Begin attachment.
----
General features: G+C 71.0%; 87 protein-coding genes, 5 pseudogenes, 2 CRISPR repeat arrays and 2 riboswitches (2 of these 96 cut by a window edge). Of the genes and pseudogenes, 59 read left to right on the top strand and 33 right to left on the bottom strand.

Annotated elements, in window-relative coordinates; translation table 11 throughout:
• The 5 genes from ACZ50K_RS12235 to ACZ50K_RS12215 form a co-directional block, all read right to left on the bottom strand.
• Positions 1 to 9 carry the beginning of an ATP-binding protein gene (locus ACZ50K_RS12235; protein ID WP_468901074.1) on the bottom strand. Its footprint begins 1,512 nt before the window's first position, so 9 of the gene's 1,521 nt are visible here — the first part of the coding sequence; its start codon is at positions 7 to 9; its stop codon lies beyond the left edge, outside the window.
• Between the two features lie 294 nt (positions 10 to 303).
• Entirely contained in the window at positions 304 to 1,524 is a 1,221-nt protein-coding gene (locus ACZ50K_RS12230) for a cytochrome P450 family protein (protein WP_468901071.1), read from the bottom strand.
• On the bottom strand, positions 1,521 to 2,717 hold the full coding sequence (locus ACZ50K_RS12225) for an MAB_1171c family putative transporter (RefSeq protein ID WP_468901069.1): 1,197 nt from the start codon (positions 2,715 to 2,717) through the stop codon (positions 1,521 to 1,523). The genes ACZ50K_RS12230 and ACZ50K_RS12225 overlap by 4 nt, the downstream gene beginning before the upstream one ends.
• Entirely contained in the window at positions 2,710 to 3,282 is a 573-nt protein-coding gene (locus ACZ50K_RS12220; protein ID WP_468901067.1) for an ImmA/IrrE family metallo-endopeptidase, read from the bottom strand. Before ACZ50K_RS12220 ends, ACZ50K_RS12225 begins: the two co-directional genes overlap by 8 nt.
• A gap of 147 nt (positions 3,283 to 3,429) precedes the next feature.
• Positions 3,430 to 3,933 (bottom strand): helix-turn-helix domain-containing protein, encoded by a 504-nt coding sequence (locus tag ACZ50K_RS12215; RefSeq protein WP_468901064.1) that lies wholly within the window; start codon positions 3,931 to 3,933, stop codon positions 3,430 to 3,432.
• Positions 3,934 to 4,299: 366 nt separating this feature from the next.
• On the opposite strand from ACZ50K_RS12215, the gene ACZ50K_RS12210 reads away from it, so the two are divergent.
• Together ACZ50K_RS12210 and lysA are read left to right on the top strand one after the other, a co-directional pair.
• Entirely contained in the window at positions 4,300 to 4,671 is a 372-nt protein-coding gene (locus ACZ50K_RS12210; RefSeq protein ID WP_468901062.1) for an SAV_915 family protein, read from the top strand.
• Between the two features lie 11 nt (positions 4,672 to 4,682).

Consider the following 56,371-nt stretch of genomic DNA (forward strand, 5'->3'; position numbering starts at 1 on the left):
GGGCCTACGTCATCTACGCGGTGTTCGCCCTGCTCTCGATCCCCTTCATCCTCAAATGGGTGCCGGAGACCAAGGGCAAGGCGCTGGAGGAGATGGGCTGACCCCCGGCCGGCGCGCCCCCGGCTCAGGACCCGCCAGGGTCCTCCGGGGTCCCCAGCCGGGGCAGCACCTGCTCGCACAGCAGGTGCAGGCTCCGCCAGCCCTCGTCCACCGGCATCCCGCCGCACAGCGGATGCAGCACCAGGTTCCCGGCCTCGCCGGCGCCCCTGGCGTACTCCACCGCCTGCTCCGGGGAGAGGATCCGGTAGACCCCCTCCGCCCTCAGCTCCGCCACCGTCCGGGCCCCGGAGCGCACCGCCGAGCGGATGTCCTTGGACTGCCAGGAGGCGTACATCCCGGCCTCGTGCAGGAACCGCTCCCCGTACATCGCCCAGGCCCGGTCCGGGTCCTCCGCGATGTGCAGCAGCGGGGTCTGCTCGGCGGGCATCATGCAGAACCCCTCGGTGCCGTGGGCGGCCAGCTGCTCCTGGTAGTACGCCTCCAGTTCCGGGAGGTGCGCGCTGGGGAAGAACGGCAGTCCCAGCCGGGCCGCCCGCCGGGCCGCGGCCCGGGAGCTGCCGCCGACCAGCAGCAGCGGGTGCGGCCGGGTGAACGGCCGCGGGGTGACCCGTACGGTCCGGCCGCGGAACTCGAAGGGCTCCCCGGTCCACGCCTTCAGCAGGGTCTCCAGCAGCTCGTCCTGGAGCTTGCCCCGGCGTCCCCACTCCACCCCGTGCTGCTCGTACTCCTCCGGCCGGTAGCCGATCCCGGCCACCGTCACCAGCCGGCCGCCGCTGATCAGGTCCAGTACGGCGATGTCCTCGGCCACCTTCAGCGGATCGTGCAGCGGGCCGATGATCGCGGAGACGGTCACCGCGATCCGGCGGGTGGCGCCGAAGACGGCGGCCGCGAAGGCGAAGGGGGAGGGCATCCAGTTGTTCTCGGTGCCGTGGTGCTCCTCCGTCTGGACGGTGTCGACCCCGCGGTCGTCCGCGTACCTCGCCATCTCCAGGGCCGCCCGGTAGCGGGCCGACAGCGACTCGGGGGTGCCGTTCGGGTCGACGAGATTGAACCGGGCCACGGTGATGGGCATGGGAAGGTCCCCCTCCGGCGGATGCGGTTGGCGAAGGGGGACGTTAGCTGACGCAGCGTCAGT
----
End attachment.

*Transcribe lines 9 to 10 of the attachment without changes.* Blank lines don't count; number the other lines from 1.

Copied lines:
• A gap of 147 nt (positions 3,283 to 3,429) precedes the next feature.
• Positions 3,430 to 3,933 (bottom strand): helix-turn-helix domain-containing protein, encoded by a 504-nt coding sequence (locus tag ACZ50K_RS12215; RefSeq protein WP_468901064.1) that lies wholly within the window; start codon positions 3,931 to 3,933, stop codon positions 3,430 to 3,432.